As is immediately understood even through the videos, there is a structure in Mugai-ryu’s material –there are principles that connect the iai kata (organized in four sets of five kata: Goyo, Goka, Go-o, Hashiri Gakari) to the kumitachi (organized in three sets of five kata: Tachi Uchi no kata, Wakizashi no kata and Kenjutsu no kata and one set of twelve kata: Shinto-ryu). Putting emphasis on “isshun” the one moment when the sword leaves the scabbard and cutting at shodachi, the first technique, transforming your movement according to the opponent, luring the opponent, moving to his side and preferably to his back are elements found in iai and then in kumitachi and then in jiyu kumitachi and then in tameshigiri.
Kata: Kihon Ichi
As often happens in classic schools, the first kata taught, Kihon Ichi (Basic One) is also the last, the Banpo Ki Itto (The Countless Return To The One). In our practice, we of course worked on the former which is a standard standing iai kata: from a natural standing posture you bring your hands to the sword, immediately unlock it pushing with your thumb the handguard from behind (Mugai-ryu calls this “Hikae giri”) and not from its outer or its inner rim, take one step with the left foot while drawing and then another step with the right foot and cut horizontally with a Yoko Ichimonji cut, take another step with the left foot to bring the sword over the head with its blade parallel to the ground and then take a last right step and cut down in a vertical Makko cut. Then you lower the blade to the fallen opponent, take a right step back and do chiburi, then noto and then bring the right foot up to the left.
The details Takeda shihan emphasizes are those of all iai, classic or modern: adequate sayabiki (pulling back of the scabbard) when unsheathing the sword, good hasuji (cut trajectory), big cutting movements, precision, correct metsuke (way of looking) and zanshin (awareness) after the action is completed. To make students have a better understanding of their movements in time, the head of Hogyokukai is using a metronome and anyone who has studied music knows that practice with a metronome is the best way to cultivate a correct sense of time.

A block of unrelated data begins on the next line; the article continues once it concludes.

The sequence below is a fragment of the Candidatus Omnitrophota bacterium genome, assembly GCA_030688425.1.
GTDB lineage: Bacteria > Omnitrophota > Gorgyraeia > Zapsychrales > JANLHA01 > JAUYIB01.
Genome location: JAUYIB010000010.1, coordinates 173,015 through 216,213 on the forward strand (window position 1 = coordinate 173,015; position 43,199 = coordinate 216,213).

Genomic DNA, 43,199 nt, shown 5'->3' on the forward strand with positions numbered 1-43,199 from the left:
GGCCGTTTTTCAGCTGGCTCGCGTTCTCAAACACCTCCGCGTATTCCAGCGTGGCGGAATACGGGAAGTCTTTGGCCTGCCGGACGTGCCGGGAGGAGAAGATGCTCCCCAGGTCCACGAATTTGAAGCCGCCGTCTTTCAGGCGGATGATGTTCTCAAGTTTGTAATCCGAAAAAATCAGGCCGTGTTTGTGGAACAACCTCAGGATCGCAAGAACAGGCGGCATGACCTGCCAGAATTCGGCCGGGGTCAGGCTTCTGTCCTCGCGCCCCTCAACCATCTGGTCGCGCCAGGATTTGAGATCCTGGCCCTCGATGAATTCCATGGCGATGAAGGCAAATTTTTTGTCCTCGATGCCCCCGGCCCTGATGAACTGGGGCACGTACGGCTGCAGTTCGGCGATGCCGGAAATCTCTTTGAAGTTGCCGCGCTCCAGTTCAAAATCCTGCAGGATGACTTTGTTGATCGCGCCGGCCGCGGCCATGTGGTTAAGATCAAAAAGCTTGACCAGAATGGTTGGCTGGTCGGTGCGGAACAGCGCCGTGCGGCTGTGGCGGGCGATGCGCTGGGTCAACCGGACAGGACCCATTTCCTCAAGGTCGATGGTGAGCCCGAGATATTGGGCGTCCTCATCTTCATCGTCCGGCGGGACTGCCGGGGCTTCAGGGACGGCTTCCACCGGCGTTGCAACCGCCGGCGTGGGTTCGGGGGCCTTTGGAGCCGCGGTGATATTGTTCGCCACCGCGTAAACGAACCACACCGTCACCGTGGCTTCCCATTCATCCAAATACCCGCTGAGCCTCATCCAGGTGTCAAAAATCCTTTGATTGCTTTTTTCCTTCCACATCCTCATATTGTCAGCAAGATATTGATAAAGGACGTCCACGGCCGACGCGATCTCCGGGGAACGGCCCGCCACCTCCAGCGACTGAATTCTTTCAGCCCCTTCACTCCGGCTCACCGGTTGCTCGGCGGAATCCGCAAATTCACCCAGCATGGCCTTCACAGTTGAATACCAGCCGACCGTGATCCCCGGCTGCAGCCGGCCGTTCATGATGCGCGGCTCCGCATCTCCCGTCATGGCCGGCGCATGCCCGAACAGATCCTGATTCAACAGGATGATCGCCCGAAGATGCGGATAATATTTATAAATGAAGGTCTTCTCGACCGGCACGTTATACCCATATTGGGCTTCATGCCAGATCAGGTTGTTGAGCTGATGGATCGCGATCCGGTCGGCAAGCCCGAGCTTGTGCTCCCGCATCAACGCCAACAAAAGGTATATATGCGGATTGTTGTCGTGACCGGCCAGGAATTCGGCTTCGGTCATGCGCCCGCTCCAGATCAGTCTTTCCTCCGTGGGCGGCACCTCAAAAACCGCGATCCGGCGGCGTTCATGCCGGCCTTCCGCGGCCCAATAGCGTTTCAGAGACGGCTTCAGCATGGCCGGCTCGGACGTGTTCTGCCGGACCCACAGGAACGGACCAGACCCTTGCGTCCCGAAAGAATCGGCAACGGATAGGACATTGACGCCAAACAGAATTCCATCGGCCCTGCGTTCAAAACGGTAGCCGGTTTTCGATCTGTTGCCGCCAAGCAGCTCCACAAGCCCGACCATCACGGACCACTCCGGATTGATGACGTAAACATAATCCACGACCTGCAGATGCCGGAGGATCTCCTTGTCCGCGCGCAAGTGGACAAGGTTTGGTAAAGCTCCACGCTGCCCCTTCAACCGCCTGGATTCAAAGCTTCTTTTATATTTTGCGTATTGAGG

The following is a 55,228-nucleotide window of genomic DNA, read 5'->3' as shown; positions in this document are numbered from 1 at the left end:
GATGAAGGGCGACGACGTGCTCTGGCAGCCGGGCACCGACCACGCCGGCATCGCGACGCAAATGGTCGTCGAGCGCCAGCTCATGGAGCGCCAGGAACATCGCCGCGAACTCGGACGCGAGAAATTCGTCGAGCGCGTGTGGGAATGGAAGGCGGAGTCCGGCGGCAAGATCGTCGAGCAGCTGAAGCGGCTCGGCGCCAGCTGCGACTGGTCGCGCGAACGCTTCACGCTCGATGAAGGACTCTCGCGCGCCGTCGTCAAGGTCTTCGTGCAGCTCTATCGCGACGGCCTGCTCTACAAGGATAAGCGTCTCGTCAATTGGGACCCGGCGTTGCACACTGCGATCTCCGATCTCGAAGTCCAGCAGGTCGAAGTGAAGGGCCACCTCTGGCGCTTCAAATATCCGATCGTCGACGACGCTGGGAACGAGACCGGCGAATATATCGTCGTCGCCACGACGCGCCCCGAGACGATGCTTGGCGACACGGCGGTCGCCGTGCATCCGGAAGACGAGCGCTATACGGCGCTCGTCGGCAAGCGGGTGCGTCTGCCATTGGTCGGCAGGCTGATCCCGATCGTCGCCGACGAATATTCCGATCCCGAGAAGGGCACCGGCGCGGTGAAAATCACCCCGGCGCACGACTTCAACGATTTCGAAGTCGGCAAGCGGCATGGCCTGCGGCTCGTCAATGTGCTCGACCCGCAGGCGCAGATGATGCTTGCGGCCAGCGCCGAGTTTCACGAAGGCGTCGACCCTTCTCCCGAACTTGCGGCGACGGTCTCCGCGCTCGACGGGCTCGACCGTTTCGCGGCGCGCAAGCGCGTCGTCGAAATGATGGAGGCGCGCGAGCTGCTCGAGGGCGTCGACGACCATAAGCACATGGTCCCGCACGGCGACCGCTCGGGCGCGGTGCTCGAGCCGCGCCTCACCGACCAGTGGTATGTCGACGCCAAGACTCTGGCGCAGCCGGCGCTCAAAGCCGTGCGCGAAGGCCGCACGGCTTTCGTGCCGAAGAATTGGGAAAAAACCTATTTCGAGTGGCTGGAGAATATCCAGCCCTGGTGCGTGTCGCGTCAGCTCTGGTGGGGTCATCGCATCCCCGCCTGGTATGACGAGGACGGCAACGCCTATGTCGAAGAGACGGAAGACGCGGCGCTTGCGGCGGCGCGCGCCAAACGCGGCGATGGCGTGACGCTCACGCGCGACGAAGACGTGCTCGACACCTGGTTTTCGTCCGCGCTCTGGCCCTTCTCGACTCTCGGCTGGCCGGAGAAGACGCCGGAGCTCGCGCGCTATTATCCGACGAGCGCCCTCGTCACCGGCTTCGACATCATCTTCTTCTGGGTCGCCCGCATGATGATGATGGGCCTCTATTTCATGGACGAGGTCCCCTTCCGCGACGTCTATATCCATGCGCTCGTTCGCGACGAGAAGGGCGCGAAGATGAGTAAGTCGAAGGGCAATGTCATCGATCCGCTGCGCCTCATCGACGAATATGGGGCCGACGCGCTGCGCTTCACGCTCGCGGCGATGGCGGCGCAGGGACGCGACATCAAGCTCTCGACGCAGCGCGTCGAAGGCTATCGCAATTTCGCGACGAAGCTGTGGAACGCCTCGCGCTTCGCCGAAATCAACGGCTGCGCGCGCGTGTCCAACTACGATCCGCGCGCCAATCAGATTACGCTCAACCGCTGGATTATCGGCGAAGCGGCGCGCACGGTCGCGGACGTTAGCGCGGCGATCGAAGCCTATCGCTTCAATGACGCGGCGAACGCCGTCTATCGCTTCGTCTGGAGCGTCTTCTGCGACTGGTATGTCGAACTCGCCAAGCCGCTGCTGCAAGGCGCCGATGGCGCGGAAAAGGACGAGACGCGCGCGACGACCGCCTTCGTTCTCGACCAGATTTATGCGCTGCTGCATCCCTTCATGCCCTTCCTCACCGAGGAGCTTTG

Takeda shihan used the structure underlying Mugai-ryu to pass from solo iai to yakusoku kumitachi: in the kata Kihon San (Basic Three) there is a technique where with the drawing movement you cut downwards at the opponent’s wrist while moving to the left of the center line –this is the best illustration of the “isshun” concept where you cut at the first step, incapacitating your opponent with one move, in one instant. The same move appears in the kumitachi “Kasumi” (Mist) and this was the one we worked on using bokuto with saya. Here, shidachi (you) and uchidachi (your opponent) start at ten steps and walk towards each other; interestingly, when you start walking, you pull up your hakama’s right leg with your right hand. When you see uchidachi ready to draw, you draw first cutting downwards at his wrist, he retreats one step to jodan (high posture) while you pressure him one-handed, you open the tip of the sword to the right to lure him in and when he goes for your head, you step to the left and control the underside of his right arm with a two handed upward cut in a Kasumi Kamae posture.
The give and take in correct timing is the most important point in Kasumi but what Takeda shihan puts extra attention on is the right angle and the right distance when delivering cuts at uchidachi’s wrist and arm. And to better illustrate this, we pass from the yakusoku to the jiyu kumitachi. Leaving the bokuto aside, we put on a soft sash (the Hogyokukai also does this as competition so sashes are white or red) with a ring hanging from it as the improvised sword’s “saya”. We start with the hands on the sword, draw and aim to cut at the opponent first –everything must be over in the first or second technique so the whole thing will remain an iai competition and won’t go into kendo territory.
Jiyu kumitachi -and tameshigiri
Going back to the matter of angles and distances in the yakusoku kumitachi, Takeda shihan asked me to go for the downwards cut at his wrist, the first technique of Kasumi and Kihon San. I did it but stayed in place –and he cut me back! So yes, I did the technique as per the yakosoku kumitachi but I didn’t think to also move out of the way; when we reversed roles, he cut my wrist but he immediately pushed me off balance his other hand and moved way further to my back thus making sure that he was safe; I tried it myself and it worked as good for me as it did for him before, proving this teaching approach’s merit.